My cousin Roshank has a beautiful bagh (a term referring not to a farm per se but a piece of land, private garden, used strictly to grow fruits and vegetables) and before I left Kermanshah she made sure to give me a tote bag packed and filled with freshly picked grape leaves from the trees of her own bagh that I took with me to Tehran, as one of the many sweet and charming souvenirs of my trip to my father’s city of childhood.

Now for good measure, I present you with a short video below that captures just a minute of the escapades of the day …

And let’s end with this nice smiley vendor

… who was a little grumpy at first but hammed it up like a champ when I asked him to pose with a vanooshk bouquet. Damesh garm!

Back soon with the next installment of this Trip to Kermanshah series.

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Comments (20)

  • Marjane Moghimi 6 years ago Reply

    I love this ! I want to go and visit. What is the best season to go and do you have any favorite place to stay?

    Fig & Quince 6 years ago Reply

    I stayed with family but there are a number of good hotels I believe.
    I think spring is a lovely time to visit but fall is a wonderful time as well … basically you won’t go wrong whichever season.
    Hope you’ll get to visit dear Marjane!

  • Maria Dernikos 6 years ago Reply

    How I wish we had markets like that over here. You really bring the market feel across. I wouldn’t have the nerve to photograph like you do.

    Fig & Quince 6 years ago Reply

    It’s been a terrifying ordeal, but I’m getting better at being bold and taking photos. The more you do it … etc! The markets … ah the markets were marvelous Maria joon!

  • Mary Frances 6 years ago Reply

    Wow. It’s wonderful to see such ingredients in their natural state from the source. Thanks for sharing such a great interesting post!

    Fig & Quince 6 years ago Reply

    my pleasure dear Mary Frances!

  • Banafsheh 6 years ago Reply

    Azita jan, I am definitely visiting Kermanshah again on my next trip to Iran.
    I wish you had played your tourist card again and asked the old gentleman (Pic 1) what he was going to do with that pile of eggplants he bought! LOL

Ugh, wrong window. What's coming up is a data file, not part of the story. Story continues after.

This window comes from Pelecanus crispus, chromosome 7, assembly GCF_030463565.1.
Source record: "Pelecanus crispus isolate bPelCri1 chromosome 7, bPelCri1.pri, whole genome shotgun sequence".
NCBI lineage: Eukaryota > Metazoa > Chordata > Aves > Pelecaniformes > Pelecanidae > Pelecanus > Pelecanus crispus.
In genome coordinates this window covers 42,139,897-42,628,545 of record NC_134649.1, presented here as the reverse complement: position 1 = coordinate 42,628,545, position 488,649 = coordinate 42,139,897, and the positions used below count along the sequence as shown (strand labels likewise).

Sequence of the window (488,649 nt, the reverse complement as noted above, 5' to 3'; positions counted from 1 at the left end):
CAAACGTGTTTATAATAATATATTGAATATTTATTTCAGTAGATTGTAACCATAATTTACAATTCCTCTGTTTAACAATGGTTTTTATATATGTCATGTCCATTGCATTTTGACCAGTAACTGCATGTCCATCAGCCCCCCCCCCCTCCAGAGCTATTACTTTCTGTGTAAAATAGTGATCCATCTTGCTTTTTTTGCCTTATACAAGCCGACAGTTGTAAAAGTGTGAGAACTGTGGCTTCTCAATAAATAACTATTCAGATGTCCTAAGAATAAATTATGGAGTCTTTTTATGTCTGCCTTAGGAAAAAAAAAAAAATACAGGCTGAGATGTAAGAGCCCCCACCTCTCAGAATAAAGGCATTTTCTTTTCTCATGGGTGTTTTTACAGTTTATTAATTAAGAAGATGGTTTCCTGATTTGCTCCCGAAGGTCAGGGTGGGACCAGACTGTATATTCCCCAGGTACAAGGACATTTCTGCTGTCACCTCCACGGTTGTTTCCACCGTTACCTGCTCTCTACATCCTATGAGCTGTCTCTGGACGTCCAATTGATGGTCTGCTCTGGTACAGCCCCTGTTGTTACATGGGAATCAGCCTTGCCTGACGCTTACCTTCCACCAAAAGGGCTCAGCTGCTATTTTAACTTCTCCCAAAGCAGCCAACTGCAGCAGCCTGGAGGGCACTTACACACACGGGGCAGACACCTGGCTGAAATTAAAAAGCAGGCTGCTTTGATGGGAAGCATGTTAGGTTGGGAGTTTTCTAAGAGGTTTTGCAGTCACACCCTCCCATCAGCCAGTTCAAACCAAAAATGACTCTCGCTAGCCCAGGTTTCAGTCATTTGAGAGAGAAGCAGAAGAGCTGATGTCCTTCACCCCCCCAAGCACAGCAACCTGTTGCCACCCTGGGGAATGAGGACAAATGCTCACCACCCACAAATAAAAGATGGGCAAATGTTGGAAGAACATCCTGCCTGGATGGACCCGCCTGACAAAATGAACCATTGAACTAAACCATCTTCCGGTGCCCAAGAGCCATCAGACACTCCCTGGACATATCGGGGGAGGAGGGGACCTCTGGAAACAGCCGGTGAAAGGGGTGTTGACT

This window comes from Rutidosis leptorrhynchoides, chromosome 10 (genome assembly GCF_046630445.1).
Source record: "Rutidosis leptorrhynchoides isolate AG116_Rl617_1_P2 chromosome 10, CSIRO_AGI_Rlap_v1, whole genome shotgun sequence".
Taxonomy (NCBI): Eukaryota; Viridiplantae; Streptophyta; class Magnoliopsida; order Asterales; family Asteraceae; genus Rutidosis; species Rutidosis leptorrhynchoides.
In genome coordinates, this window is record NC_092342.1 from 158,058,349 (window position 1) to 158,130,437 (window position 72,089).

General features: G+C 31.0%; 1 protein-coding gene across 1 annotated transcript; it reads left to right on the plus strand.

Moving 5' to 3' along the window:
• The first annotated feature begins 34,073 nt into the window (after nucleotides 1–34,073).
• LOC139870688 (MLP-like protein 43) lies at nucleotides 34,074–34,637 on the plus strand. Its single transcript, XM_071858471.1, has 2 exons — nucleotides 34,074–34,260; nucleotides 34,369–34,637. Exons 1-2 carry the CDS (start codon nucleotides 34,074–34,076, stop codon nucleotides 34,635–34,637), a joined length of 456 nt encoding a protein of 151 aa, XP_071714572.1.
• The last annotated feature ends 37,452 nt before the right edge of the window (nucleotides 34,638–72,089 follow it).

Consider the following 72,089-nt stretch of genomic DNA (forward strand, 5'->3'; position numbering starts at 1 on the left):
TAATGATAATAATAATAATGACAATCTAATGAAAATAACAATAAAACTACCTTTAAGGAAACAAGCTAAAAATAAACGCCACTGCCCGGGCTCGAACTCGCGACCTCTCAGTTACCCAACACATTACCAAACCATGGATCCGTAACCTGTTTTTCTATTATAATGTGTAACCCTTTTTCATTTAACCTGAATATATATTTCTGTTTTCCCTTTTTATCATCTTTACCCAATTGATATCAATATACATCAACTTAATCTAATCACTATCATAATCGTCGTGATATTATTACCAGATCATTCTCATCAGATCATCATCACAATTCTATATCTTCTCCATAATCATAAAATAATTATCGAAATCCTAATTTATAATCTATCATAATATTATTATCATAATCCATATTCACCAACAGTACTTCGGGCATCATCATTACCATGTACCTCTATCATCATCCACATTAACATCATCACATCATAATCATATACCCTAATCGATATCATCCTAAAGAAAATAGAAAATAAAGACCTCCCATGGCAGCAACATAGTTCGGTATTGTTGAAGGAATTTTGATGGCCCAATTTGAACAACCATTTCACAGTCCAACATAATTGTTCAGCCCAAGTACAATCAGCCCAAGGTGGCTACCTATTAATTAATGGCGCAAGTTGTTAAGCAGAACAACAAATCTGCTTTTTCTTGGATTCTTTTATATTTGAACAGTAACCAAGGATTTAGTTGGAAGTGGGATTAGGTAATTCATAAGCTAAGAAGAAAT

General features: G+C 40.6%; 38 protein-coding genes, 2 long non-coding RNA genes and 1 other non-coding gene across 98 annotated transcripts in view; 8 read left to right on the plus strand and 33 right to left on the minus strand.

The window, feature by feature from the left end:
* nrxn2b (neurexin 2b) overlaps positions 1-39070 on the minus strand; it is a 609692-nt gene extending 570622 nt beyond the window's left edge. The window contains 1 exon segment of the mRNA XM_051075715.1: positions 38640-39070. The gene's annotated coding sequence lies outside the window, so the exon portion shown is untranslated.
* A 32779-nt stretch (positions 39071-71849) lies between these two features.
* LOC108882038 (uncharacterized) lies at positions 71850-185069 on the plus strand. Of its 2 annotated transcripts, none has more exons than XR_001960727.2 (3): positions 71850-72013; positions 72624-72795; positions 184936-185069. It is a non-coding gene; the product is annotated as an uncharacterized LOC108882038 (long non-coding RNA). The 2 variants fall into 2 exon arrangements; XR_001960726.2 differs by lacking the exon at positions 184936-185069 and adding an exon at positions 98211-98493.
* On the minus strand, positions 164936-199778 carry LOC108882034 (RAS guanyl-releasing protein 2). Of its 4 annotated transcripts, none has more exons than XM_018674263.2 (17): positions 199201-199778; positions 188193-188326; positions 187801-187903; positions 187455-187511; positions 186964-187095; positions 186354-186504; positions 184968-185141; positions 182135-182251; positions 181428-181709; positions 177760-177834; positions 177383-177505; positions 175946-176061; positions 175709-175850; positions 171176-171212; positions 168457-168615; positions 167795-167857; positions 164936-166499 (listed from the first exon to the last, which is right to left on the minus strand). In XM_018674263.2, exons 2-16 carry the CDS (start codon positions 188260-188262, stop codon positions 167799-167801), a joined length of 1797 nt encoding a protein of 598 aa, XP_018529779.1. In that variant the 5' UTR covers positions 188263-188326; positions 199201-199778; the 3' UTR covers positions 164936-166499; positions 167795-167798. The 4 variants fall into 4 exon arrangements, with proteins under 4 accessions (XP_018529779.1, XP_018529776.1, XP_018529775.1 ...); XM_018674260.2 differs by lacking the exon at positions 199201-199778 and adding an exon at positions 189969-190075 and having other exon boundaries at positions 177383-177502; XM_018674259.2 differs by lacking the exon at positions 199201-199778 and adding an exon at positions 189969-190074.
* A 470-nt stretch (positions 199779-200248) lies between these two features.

Fig & Quince 6 years ago Reply

    ha ha , good eyes! 🙂

  • Banafsheh 6 years ago Reply

    Erratum: Picture # 4

  • I’ve seen raw chickpeas in the market before, but not in bunches and so fresh looking. And wild pistachios? What a great adventure you had!

    Fig & Quince 6 years ago Reply

    Mersi! I hope you’ll get to go and visit! Thank you for the balal recipe! 🙂

  • Loved your post as always. I love, love fresh garlic, sometimes I get in my local Persian store.

  • chef mimi 6 years ago Reply

    It makes me sad sometimes to read your blog posts, because I can’t get my hands on such beautiful and unique ingredients! I can’t even get fresh grape leaves – just already brined. Oh well. What are you going to do with these “pistachios?”

    Fig & Quince 6 years ago Reply

    Dear Chef Mimi, The locals use vanushk to make pickles! I do know what you mean, it’s very frustrating that a lot of these types of ingredients are not available. I myself mourn not having ready access to fresh grape leaves. Ah well!!!

    elishsari 6 years ago Reply

    Dear Chef Mimi, where do you live? Aren’t there any vineyards in the vicinity? Or, if you have a yard, why don’t you plant some grapes? Nothing could be easier, they don’t need looking after, and you get plenty of fresh grape leaves every year..

  • elishsari 6 years ago Reply

    Reading about your trip is all the more enjoyable to me because I just returned from Iran myself, where I enjoyed the bazaars in Esfahan and Tabriz.. I have to say that more than anything I was captivated by the endless displays of dried medicinal and culinary herbs, and ended up bringing so many back..Do you know esfand? If so, can you write about it?

  • shunra 6 years ago Reply

    You know those books where you read as slowly as you can, so you won’t have to stop reading, but you’re also super curious about what will happen next, so you read as fast as you can while reading slowly?
    Well, this series has been like that for me. Thanks for taking us on a tour of Kermanshah!

  • Gather and Graze 6 years ago Reply

    Loved reading these posts and seeing your photos from the Kermanshah Bazaar and farmer’s market Azita… and particularly enjoyed being able to hear the language being spoken in your video! 🙂

  • Soureh Sedigh 6 years ago Reply

    I’ve never heard of looks like ghooreh to you crack it open like a psitachio? I’ll have to look for this the next time I’m in Iran

  • Soureh Sedigh 6 years ago Reply

    Also, I had no idea gojeh sabz was just an unripe plum…makes sense really…I wonder if I can find some in Indiana next summer then…sounds like I just have to find someone with a plum tree in their yard